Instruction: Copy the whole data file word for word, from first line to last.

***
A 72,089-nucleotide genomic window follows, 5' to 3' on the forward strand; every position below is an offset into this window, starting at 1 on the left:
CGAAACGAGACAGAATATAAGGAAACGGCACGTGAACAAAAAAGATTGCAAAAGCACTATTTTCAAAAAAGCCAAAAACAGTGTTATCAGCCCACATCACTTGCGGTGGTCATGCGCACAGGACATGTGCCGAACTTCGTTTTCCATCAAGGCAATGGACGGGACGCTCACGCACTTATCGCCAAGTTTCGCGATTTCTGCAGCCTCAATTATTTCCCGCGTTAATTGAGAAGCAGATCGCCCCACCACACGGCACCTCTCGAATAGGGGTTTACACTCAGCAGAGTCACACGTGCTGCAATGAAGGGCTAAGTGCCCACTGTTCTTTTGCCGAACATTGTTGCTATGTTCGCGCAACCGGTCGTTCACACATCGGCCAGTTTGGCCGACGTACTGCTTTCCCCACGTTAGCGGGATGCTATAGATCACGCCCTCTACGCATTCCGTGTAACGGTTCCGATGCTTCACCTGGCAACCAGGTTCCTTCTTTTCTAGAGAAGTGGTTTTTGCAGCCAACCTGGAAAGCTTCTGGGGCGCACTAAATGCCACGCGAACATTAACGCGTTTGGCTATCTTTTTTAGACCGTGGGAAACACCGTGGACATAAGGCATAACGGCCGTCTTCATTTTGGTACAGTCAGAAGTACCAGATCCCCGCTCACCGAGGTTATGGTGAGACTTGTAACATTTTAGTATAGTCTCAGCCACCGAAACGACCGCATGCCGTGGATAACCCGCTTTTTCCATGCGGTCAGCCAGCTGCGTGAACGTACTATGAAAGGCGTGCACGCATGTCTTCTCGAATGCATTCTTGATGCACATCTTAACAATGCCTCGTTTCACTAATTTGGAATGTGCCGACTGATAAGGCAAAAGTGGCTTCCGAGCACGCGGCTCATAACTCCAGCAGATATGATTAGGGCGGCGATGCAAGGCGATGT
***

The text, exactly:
A 72,089-nucleotide genomic window follows, 5' to 3' on the forward strand; every position below is an offset into this window, starting at 1 on the left:
CGAAACGAGACAGAATATAAGGAAACGGCACGTGAACAAAAAAGATTGCAAAAGCACTATTTTCAAAAAAGCCAAAAACAGTGTTATCAGCCCACATCACTTGCGGTGGTCATGCGCACAGGACATGTGCCGAACTTCGTTTTCCATCAAGGCAATGGACGGGACGCTCACGCACTTATCGCCAAGTTTCGCGATTTCTGCAGCCTCAATTATTTCCCGCGTTAATTGAGAAGCAGATCGCCCCACCACACGGCACCTCTCGAATAGGGGTTTACACTCAGCAGAGTCACACGTGCTGCAATGAAGGGCTAAGTGCCCACTGTTCTTTTGCCGAACATTGTTGCTATGTTCGCGCAACCGGTCGTTCACACATCGGCCAGTTTGGCCGACGTACTGCTTTCCCCACGTTAGCGGGATGCTATAGATCACGCCCTCTACGCATTCCGTGTAACGGTTCCGATGCTTCACCTGGCAACCAGGTTCCTTCTTTTCTAGAGAAGTGGTTTTTGCAGCCAACCTGGAAAGCTTCTGGGGCGCACTAAATGCCACGCGAACATTAACGCGTTTGGCTATCTTTTTTAGACCGTGGGAAACACCGTGGACATAAGGCATAACGGCCGTCTTCATTTTGGTACAGTCAGAAGTACCAGATCCCCGCTCACCGAGGTTATGGTGAGACTTGTAACATTTTAGTATAGTCTCAGCCACCGAAACGACCGCATGCCGTGGATAACCCGCTTTTTCCATGCGGTCAGCCAGCTGCGTGAACGTACTATGAAAGGCGTGCACGCATGTCTTCTCGAATGCATTCTTGATGCACATCTTAACAATGCCTCGTTTCACTAATTTGGAATGTGCCGACTGATAAGGCAAAAGTGGCTTCCGAGCACGCGGCTCATAACTCCAGCAGATATGATTAGGGCGGCGATGCAAGGCGATGT